I'm no more of a military expert than Elaine Donnelly, but it always seems facetious to me when opponents of trans, gay, lesbian, and bisexual people serving in the military suggest that it might be too complicated to figure out how to appropriately integrate these non-cis, non-hetero people into the military.

The US military practically invented Internet. I'm highly confident it can figure out how to let trans people continue serving. If its leadership really wanted to.

Tuesday, April 29, 2014

Reading Update and Hugo Outrage

In reading news, I have finished CS Friedman's Feast of Souls, which is the first book in her Magister Trilogy. This post doesn't contain any major spoilers.

I had high hopes for the book, both after reading summaries of it and after starting it. And, indeed it starts out with a plot that promises to deliver some weighty statements on gender. For me, at least after finishing the first book, it does not deliver.

While Friedman creates a world in which male and female witches are divided by gender, with men being much more powerful, I cannot overlook the book's frequent use of masculine pronouns to refer to all human beings. First and foremost, as a reader, for pleasure, I refuse to participate in the fictions that "man," "men," and "mankind" are gender neutral terms and the related implication that men are the default human being.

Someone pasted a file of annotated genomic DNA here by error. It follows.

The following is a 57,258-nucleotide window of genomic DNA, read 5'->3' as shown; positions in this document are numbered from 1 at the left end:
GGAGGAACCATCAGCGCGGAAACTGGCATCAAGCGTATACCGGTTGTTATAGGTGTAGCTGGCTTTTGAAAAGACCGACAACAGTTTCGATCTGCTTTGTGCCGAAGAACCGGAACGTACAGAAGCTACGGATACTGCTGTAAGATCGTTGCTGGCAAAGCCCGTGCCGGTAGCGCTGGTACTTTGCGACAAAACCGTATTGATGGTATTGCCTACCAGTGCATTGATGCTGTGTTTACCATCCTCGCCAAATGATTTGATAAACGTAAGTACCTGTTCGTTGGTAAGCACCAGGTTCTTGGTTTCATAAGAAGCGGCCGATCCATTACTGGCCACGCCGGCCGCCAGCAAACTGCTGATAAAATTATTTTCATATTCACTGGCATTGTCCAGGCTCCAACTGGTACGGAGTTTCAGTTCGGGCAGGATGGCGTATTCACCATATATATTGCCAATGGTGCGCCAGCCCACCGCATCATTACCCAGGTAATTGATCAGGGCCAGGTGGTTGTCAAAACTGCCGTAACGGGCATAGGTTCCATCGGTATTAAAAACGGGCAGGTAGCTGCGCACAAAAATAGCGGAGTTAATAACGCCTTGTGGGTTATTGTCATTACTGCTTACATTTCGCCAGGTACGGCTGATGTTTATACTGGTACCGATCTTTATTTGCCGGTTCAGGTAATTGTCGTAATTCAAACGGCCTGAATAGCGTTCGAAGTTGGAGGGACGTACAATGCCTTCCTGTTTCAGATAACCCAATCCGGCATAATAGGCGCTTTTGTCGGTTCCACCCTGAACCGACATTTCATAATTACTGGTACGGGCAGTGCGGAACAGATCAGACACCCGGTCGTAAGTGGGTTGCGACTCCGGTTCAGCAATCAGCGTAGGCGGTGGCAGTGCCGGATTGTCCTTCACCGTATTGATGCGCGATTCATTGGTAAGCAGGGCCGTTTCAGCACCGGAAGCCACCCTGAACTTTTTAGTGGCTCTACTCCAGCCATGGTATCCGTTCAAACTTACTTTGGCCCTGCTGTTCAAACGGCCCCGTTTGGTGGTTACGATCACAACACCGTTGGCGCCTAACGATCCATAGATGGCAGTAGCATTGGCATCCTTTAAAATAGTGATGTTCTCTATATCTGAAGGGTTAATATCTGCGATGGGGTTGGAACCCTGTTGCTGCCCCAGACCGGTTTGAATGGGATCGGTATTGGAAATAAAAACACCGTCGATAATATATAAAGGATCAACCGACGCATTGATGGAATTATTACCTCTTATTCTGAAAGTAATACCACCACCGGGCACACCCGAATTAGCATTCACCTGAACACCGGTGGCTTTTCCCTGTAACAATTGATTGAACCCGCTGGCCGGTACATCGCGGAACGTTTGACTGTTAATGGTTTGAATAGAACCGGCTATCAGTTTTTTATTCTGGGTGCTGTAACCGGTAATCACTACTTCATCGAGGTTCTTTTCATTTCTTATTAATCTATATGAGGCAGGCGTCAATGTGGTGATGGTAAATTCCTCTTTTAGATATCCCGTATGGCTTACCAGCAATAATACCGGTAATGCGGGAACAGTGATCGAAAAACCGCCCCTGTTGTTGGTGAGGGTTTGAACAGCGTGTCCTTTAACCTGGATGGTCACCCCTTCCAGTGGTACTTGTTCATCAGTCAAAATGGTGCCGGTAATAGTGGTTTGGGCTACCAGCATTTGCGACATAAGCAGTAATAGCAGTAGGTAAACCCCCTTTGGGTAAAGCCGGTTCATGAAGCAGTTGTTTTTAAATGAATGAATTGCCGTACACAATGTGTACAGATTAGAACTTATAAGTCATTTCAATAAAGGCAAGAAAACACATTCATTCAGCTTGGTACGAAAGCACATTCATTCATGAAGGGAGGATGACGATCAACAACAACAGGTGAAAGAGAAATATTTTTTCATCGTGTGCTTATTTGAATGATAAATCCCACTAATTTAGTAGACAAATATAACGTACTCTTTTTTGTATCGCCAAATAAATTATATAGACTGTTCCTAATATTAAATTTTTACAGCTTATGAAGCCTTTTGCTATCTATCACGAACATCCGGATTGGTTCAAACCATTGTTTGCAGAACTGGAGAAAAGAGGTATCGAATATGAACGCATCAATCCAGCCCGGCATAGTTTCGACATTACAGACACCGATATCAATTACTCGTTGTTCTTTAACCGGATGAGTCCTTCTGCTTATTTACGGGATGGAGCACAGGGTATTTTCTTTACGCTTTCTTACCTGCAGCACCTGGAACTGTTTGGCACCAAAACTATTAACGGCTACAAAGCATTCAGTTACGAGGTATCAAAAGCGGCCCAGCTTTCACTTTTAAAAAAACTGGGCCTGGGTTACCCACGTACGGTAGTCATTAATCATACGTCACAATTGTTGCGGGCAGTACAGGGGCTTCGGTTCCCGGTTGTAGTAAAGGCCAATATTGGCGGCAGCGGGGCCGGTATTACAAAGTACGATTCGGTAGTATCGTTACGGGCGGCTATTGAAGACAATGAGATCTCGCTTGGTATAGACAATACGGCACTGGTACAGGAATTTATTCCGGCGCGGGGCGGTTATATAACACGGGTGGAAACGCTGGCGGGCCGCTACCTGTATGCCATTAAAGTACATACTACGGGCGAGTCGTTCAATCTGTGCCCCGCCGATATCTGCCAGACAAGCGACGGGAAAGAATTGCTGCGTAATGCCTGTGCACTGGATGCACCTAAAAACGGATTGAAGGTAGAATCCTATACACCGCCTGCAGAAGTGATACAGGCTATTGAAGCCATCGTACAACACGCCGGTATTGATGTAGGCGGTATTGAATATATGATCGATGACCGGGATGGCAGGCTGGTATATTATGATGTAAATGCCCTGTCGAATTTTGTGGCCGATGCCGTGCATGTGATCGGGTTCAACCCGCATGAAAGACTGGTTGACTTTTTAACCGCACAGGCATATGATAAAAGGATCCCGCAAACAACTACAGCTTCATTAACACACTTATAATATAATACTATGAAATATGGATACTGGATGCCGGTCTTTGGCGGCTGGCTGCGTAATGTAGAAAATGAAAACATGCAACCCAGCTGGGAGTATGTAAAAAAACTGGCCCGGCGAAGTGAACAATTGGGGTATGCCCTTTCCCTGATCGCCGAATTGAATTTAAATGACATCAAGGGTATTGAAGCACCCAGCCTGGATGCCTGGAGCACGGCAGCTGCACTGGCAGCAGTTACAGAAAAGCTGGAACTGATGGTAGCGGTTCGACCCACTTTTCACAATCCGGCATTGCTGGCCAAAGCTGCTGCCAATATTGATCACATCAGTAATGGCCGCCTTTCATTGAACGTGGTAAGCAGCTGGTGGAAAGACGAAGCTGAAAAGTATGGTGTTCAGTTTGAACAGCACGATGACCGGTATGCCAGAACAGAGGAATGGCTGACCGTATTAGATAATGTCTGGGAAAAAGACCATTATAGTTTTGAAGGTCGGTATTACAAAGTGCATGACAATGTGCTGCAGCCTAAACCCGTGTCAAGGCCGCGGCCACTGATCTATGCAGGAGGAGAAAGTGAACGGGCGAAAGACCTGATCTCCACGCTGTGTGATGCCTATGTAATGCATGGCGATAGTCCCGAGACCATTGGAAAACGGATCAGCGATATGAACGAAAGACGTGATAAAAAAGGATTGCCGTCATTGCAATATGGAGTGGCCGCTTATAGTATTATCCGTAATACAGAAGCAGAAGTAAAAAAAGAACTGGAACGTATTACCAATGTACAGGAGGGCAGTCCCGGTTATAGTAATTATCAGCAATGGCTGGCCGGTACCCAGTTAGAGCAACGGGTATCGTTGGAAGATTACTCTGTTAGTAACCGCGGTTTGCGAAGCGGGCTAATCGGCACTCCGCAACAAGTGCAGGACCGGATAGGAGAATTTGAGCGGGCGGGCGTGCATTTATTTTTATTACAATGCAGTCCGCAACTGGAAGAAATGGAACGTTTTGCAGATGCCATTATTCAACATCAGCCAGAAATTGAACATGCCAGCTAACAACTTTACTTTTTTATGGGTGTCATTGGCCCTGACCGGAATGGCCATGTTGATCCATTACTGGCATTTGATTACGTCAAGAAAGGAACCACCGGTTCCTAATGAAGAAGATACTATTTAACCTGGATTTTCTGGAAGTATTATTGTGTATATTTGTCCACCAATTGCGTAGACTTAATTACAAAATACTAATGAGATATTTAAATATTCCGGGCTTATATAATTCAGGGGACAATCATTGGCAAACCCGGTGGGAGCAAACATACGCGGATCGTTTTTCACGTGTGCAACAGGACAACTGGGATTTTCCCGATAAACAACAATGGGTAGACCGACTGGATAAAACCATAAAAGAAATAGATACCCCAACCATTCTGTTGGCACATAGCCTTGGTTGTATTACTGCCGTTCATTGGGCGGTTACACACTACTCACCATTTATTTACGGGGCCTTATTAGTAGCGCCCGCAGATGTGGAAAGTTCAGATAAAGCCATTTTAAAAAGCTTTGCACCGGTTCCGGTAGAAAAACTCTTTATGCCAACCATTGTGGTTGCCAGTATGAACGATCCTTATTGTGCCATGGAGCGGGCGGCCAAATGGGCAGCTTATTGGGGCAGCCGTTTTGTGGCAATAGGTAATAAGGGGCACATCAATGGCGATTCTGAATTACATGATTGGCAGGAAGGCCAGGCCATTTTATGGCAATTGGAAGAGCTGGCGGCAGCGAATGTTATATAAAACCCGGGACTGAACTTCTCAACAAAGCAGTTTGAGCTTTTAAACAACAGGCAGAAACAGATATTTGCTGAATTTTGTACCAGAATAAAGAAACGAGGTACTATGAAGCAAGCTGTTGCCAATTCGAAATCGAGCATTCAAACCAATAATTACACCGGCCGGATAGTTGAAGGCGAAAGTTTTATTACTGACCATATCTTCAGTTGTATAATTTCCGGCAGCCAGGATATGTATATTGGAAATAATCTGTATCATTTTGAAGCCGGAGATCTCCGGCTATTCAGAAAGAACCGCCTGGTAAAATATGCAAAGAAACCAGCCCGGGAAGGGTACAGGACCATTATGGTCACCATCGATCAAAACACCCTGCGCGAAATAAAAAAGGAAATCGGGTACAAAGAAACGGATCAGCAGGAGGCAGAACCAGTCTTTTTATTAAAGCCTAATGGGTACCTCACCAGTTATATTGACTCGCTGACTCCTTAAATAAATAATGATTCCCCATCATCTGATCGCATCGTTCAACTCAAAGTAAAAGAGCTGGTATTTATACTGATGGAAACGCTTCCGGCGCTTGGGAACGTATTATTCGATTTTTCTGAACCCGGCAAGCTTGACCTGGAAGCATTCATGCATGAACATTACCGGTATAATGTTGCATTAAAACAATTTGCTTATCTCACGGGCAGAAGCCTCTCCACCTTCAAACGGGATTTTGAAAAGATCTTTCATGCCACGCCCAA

The language is imprecise and alienating to me as a woman. If one is adept with language, it's a pointless, repeated micro-aggression in the book to make the reader constantly come across dialogue like:
"'As I was about to say.... he also knows more of these matters than any man alive....No man would lie about such creatures.'"
In this particular instance, no logical reason exists for the character to be referring only to male humans. He's clearly referring to all human beings, yet through language, is erasing half of humanity.

Secondly, in a book in which gender is a critical plot point, the use of the so-called "gender neutral masculine" is confusing. One minute we're reading about "man" in reference to all humans, and the next we're reading about "man" in reference only to men and meanwhile it's not always clear from the context what the author's intent was.